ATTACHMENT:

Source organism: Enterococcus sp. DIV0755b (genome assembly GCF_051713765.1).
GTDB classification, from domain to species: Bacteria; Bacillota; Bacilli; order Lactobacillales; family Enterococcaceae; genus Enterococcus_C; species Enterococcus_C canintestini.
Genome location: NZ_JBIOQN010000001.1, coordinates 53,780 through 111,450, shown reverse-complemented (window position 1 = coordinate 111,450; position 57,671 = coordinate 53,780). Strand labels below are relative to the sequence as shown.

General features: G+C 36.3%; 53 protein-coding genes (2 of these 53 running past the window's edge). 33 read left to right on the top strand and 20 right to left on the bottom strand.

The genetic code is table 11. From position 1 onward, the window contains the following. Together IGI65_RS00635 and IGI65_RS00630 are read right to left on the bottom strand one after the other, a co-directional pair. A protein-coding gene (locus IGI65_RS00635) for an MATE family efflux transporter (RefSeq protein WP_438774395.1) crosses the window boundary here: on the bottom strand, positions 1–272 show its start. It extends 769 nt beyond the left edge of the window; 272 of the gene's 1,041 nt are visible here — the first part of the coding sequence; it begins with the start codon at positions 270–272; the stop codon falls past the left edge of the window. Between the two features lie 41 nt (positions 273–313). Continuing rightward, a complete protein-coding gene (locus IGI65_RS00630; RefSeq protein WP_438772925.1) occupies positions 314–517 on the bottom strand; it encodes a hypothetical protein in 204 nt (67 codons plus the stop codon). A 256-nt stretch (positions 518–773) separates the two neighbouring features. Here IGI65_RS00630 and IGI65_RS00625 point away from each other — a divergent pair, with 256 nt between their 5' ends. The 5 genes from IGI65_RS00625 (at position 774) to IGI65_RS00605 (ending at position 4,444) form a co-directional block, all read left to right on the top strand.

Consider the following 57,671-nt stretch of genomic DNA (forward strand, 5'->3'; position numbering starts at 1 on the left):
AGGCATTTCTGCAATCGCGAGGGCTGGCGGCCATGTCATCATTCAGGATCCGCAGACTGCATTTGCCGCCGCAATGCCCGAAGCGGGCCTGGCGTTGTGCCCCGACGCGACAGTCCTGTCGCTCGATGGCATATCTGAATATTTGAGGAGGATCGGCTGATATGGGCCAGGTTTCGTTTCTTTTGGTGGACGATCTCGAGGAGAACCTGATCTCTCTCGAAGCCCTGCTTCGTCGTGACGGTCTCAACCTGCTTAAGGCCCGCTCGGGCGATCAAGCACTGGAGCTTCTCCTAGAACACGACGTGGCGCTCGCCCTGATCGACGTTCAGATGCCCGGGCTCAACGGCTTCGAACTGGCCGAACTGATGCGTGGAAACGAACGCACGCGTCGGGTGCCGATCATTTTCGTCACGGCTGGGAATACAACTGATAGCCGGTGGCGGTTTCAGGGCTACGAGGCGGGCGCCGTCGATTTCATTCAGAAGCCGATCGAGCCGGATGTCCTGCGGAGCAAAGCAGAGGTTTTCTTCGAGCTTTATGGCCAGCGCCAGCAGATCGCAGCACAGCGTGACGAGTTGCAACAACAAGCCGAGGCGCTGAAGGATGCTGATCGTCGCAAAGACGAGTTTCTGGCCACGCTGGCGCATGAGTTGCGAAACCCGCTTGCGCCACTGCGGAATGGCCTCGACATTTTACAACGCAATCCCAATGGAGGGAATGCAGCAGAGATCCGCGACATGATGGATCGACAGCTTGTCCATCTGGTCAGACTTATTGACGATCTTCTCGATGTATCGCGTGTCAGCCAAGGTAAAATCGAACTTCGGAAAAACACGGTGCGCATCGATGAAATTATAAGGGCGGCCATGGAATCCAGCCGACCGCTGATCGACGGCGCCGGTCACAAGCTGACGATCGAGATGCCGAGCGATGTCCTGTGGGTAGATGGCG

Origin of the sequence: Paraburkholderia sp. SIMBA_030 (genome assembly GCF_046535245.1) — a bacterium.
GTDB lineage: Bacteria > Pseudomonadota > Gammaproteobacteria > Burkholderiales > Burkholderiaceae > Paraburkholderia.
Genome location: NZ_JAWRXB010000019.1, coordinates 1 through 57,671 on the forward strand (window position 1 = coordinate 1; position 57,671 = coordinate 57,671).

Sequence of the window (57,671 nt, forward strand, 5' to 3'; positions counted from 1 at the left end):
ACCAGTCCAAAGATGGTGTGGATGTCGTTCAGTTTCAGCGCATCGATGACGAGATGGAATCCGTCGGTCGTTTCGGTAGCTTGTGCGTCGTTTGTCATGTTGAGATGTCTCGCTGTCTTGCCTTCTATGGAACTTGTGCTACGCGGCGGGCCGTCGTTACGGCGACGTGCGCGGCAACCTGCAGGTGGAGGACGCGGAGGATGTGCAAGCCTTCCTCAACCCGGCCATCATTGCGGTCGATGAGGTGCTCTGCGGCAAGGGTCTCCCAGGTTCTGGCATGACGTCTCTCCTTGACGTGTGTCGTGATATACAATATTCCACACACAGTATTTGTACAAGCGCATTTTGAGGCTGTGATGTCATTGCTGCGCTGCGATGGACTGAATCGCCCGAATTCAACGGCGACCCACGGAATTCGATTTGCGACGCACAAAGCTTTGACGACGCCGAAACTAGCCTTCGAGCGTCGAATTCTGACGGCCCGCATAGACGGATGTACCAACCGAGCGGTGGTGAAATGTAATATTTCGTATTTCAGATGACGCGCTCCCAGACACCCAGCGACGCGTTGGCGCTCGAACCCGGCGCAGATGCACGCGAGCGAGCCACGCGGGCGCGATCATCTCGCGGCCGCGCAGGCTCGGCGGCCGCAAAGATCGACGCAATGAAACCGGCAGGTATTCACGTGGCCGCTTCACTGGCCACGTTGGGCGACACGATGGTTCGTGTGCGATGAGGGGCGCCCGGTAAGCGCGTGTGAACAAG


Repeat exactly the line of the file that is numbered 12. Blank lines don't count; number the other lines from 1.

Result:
ACCAGTCCAAAGATGGTGTGGATGTCGTTCAGTTTCAGCGCATCGATGACGAGATGGAATCCGTCGGTCGTTTCGGTAGCTTGTGCGTCGTTTGTCATGTTGAGATGTCTCGCTGTCTTGCCTTCTATGGAACTTGTGCTACGCGGCGGGCCGTCGTTACGGCGACGTGCGCGGCAACCTGCAGGTGGAGGACGCGGAGGATGTGCAAGCCTTCCTCAACCCGGCCATCATTGCGGTCGATGAGGTGCTCTGCGGCAAGGGTCTCCCAGGTTCTGGCATGACGTCTCTCCTTGACGTGTGTCGTGATATACAATATTCCACACACAGTATTTGTACAAGCGCATTTTGAGGCTGTGATGTCATTGCTGCGCTGCGATGGACTGAATCGCCCGAATTCAACGGCGACCCACGGAATTCGATTTGCGACGCACAAAGCTTTGACGACGCCGAAACTAGCCTTCGAGCGTCGAATTCTGACGGCCCGCATAGACGGATGTACCAACCGAGCGGTGGTGAAATGTAATATTTCGTATTTCAGATGACGCGCTCCCAGACACCCAGCGACGCGTTGGCGCTCGAACCCGGCGCAGATGCACGCGAGCGAGCCACGCGGGCGCGATCATCTCGCGGCCGCGCAGGCTCGGCGGCCGCAAAGATCGACGCAATGAAACCGGCAGGTATTCACGTGGCCGCTTCACTGGCCACGTTGGGCGACACGATGGTTCGTGTGCGATGAGGGGCGCCCGGTAAGCGCGTGTGAACAAG